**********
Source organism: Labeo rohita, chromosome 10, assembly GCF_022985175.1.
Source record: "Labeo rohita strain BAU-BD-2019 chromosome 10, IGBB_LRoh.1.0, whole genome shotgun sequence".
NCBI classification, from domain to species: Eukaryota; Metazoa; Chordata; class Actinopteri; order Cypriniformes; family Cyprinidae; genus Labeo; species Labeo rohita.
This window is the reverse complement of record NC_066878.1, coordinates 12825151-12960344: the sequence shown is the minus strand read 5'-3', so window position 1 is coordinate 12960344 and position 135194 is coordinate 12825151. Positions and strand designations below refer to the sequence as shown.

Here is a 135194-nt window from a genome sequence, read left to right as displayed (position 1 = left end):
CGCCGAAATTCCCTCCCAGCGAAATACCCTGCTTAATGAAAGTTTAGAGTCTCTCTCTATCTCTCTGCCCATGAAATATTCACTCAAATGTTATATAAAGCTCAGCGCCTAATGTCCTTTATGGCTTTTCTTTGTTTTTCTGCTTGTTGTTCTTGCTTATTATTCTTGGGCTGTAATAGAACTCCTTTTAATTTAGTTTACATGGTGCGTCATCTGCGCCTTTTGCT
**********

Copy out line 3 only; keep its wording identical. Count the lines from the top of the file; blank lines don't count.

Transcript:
NCBI classification, from domain to species: Eukaryota; Metazoa; Chordata; class Actinopteri; order Cypriniformes; family Cyprinidae; genus Labeo; species Labeo rohita.